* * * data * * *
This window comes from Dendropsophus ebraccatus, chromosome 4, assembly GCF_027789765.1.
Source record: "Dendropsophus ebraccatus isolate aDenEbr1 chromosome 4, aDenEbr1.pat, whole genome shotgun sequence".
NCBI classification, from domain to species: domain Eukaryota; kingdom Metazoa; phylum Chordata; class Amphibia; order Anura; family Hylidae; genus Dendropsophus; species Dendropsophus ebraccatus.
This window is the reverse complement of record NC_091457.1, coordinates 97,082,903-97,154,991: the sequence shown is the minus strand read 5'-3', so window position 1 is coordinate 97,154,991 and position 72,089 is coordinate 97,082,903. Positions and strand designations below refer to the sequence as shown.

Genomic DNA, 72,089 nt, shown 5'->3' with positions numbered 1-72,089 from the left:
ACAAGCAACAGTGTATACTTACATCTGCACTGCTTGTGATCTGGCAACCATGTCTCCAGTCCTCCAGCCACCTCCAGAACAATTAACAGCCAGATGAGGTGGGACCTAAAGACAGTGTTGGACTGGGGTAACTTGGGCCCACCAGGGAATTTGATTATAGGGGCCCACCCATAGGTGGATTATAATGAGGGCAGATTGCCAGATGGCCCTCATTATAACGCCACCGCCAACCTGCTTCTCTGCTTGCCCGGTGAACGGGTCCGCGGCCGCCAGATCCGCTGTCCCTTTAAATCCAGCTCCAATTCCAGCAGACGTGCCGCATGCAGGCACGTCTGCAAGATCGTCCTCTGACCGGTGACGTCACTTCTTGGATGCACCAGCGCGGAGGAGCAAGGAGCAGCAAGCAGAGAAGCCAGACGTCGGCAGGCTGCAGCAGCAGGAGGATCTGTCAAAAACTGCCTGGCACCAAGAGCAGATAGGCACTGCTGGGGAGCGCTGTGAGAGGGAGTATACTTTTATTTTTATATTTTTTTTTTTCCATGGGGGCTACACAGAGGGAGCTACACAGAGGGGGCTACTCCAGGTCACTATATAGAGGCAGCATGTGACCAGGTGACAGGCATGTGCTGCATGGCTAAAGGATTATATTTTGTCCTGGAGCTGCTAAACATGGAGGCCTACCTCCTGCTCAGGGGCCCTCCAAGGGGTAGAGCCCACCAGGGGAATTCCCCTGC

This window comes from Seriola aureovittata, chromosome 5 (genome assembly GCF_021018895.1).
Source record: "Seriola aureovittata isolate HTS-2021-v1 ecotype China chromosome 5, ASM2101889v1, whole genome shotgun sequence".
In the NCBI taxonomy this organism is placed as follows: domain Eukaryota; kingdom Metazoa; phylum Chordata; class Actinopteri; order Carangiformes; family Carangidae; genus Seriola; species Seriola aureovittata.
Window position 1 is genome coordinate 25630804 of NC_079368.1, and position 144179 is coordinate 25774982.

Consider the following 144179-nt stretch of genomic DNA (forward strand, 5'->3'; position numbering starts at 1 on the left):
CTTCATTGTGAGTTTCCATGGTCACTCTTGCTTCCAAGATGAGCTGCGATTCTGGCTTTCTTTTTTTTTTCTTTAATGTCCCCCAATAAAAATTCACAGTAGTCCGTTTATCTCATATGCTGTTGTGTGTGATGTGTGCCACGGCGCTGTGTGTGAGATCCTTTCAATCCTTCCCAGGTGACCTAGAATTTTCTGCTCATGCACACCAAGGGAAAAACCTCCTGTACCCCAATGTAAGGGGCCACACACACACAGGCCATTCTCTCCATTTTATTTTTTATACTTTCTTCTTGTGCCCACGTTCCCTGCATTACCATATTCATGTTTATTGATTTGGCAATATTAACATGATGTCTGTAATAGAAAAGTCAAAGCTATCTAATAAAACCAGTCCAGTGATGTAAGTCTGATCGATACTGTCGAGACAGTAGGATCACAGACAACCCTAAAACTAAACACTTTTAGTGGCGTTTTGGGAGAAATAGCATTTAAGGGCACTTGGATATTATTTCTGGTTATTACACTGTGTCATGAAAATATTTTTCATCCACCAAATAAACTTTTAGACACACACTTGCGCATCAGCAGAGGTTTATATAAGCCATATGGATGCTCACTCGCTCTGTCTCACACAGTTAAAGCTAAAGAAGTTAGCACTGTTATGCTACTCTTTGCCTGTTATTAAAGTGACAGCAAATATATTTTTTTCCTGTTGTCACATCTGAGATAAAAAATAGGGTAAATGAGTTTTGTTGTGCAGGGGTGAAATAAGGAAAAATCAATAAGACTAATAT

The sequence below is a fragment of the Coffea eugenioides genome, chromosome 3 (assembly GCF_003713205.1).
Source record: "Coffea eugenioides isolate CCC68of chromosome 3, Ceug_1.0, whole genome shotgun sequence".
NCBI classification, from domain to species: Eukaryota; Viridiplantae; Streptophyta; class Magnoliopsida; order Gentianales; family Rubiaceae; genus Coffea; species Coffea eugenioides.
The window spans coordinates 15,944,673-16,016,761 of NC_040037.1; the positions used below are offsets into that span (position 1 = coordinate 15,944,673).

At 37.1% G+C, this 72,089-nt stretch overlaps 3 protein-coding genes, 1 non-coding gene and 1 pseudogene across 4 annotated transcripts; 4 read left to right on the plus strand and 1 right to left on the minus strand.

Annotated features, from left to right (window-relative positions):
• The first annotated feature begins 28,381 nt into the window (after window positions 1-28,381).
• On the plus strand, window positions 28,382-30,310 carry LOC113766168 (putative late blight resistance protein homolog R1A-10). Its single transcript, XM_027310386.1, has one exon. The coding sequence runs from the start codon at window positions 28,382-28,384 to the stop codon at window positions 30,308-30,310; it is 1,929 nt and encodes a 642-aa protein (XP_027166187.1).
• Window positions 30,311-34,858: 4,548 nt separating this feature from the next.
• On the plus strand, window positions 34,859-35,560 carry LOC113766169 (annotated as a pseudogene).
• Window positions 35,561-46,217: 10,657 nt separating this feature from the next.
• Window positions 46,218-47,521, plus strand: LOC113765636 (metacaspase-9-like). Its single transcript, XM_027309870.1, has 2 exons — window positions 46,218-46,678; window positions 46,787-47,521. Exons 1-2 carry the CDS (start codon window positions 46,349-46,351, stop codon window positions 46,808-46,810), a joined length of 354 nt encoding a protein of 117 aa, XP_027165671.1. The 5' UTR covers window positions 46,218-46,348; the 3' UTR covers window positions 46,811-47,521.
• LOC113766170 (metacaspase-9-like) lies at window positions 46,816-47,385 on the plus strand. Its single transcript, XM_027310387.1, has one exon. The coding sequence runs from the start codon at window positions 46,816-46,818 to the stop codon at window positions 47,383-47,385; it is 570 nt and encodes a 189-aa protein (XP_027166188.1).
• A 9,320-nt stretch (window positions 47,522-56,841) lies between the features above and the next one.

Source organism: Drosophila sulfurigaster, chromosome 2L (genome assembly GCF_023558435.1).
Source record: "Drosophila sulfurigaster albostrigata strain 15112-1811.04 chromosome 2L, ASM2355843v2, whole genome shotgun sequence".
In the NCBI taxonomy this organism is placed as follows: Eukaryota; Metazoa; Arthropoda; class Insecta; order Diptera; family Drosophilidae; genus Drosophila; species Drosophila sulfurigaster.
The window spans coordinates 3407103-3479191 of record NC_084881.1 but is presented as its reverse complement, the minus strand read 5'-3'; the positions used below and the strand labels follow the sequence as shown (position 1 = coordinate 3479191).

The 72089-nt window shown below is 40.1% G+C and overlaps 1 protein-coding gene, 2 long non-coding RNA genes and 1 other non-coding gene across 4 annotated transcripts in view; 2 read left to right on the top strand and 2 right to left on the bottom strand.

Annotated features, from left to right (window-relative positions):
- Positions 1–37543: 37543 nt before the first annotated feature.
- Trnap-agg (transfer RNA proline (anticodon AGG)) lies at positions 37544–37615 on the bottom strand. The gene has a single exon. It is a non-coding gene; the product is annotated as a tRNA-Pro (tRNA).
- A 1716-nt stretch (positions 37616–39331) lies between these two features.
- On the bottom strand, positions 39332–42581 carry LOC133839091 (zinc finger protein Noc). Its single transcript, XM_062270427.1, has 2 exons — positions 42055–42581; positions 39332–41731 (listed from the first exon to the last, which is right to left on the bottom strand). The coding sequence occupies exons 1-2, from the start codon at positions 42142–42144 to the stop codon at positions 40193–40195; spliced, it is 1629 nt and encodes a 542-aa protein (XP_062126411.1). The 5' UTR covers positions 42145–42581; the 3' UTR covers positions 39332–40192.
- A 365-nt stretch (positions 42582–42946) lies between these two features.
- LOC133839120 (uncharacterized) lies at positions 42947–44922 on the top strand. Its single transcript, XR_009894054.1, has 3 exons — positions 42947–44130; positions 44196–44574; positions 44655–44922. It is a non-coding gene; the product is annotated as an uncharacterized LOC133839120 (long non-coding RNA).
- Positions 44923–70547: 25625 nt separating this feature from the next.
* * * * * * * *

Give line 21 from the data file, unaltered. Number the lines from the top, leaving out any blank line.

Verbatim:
• Window positions 30,311-34,858: 4,548 nt separating this feature from the next.